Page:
Nekton, a nonprofit ocean research initiative, partnered with forensic scientists at the University of Oxford to study microplastic pollution in the Weddell Sea—one of the Antarctic’s most remote regions. During an expedition in 2019, scientists gathered samples of the Weddell Sea’s air, subsurface seawater, sea ice, and benthic (underwater) sediment. The team used a polarized light microscope to examine each of the 82 samples for microplastics.
Every single sample contained some form of microplastic pollution. Polyester fibers, which are most often used in the production of synthetic textiles, were by far the most ubiquitous with a presence in 60 percent of samples. Most other pollutants were determined to be nylon, polypropylene, and acrylic fragments of varying shapes and colors. Although the team believes some of these originate from nearby research vessels or from fishing gear used by fleets in the neighboring Scotia Sea, most microplastics appear to arrive by unexpected means: the wind.
One might expect seawater to contain the highest microplastic diversity, but a wider spread of microplastic categories was found in the team’s Weddell Sea air samples than anywhere else. Most microplastics appear to float in from South America. Once they arrive in the Antarctic, they’re typically there for good; as a result, the Weddell Sea acts as a sink for plastic particles from a whole other continent.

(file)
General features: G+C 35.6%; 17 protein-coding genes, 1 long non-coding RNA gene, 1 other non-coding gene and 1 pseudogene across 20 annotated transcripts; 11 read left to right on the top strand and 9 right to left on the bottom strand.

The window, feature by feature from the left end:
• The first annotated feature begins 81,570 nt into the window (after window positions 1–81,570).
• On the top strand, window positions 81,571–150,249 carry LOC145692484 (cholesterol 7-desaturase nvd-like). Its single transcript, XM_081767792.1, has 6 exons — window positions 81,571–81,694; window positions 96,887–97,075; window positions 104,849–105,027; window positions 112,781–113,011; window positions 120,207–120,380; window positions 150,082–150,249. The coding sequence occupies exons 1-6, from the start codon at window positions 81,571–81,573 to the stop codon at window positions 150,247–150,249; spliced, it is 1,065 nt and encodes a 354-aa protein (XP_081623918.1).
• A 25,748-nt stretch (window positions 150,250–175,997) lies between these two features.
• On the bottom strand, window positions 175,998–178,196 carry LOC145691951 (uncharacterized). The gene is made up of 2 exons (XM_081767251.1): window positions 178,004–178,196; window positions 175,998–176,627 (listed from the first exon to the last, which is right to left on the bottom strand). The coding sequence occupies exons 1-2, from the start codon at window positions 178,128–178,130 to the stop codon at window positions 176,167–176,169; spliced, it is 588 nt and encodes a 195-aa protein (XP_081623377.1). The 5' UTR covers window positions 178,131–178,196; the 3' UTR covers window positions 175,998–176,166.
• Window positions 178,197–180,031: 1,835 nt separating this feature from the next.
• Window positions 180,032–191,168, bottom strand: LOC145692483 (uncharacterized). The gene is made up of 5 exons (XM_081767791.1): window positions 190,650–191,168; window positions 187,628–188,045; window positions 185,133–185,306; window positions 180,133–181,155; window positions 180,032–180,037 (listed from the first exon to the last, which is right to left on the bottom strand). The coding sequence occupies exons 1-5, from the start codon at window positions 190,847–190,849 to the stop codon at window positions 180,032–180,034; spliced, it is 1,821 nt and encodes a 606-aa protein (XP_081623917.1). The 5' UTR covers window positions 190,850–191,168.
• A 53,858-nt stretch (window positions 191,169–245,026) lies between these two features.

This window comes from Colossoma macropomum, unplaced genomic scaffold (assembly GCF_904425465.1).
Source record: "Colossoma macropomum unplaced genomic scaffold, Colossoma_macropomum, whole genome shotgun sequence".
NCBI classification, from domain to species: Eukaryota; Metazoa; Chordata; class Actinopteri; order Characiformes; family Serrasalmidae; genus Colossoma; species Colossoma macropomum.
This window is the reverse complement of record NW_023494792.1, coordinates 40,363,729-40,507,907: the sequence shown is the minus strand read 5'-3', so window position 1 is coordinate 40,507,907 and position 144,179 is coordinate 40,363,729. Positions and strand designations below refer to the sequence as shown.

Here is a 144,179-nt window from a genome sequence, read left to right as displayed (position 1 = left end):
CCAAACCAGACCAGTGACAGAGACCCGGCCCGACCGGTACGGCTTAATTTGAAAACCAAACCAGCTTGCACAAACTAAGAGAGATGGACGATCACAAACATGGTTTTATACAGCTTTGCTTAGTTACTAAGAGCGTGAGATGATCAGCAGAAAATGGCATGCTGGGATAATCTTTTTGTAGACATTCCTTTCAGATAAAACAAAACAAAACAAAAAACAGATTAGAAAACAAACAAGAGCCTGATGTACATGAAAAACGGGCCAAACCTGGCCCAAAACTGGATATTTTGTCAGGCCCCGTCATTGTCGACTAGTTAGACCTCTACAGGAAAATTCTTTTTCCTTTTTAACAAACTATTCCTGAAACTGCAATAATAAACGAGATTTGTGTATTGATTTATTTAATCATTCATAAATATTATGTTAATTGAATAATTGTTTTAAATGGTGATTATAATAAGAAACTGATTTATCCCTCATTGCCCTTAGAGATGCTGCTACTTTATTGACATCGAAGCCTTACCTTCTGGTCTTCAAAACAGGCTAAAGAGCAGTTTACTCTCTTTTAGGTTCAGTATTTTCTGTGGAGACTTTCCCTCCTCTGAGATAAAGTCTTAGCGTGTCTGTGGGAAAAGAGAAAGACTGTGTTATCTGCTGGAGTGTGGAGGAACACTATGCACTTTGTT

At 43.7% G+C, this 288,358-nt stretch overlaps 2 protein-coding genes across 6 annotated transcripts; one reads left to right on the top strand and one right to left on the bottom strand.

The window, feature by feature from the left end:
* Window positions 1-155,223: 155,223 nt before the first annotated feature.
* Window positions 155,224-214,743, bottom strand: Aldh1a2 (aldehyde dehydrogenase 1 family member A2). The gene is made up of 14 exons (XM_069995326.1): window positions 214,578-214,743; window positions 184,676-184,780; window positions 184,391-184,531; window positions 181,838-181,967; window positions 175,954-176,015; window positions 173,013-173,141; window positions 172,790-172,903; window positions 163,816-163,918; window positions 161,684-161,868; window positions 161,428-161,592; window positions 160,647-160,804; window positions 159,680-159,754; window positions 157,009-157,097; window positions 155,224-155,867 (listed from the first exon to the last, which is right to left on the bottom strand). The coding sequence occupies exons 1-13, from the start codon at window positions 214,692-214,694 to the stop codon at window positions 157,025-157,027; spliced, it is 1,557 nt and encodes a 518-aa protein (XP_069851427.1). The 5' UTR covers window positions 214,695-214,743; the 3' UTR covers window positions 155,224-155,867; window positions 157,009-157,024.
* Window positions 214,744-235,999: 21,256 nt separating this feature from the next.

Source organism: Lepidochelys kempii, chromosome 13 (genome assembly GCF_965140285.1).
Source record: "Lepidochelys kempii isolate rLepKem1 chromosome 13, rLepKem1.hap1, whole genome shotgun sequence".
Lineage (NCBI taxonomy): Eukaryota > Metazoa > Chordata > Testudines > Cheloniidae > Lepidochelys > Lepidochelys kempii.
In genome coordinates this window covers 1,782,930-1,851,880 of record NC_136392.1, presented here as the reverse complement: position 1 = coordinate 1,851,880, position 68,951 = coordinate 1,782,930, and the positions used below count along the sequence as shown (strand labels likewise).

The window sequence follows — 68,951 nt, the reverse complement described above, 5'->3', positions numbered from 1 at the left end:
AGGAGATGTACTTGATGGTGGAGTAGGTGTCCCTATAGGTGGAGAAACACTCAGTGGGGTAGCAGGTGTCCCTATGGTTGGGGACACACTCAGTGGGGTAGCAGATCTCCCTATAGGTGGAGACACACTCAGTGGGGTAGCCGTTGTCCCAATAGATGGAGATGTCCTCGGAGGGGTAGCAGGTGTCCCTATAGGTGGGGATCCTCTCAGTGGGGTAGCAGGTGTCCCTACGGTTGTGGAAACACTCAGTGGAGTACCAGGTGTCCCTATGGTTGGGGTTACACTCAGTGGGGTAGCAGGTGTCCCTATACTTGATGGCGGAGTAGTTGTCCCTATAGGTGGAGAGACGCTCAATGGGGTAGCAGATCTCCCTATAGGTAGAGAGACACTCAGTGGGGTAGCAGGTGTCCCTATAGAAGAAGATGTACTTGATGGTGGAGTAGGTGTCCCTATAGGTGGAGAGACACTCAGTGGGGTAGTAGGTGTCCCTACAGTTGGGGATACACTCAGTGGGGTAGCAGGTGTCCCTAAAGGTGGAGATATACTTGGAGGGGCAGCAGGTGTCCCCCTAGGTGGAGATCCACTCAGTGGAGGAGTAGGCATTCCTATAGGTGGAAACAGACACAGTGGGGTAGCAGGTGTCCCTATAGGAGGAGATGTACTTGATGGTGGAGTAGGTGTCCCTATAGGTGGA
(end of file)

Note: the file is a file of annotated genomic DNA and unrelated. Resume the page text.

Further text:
The expedition’s forensic results challenge the longstanding assumption that the Antarctic Circumpolar Current (ACC), a deep, eastward-flowing current with an associated polar front, isolates most of Antarctica from pollution affecting the rest of the ocean. Some scientists have theorized that the ACC would protect the Weddell Sea and other regions from the increasingly dire issue of microplastic pollution, but it’s now clear this isn’t the case. Worse, the expedition’s findings appear to suggest that microplastics that cross the ACC can get “stuck” there, creating the potential for buildup over time.
The news of Antarctica’s surprising plastic pollution levels couldn’t have come at a more impactful time. This week, more than 150 nations’ environmental representatives are meeting in Uruguay to form an international, legally binding text on plastic pollution. The text will help coordinate a global response to microplastics’ rapidly-increasing presence in food, water, and (as this study has shown) even the air we breathe.
“The results shown here from a remote, arguably near-pristine system, further highlight the need for a global response to the plastic pollution crisis” to conserve marine systems, the researchers for Frontiers in Marine Science wrote.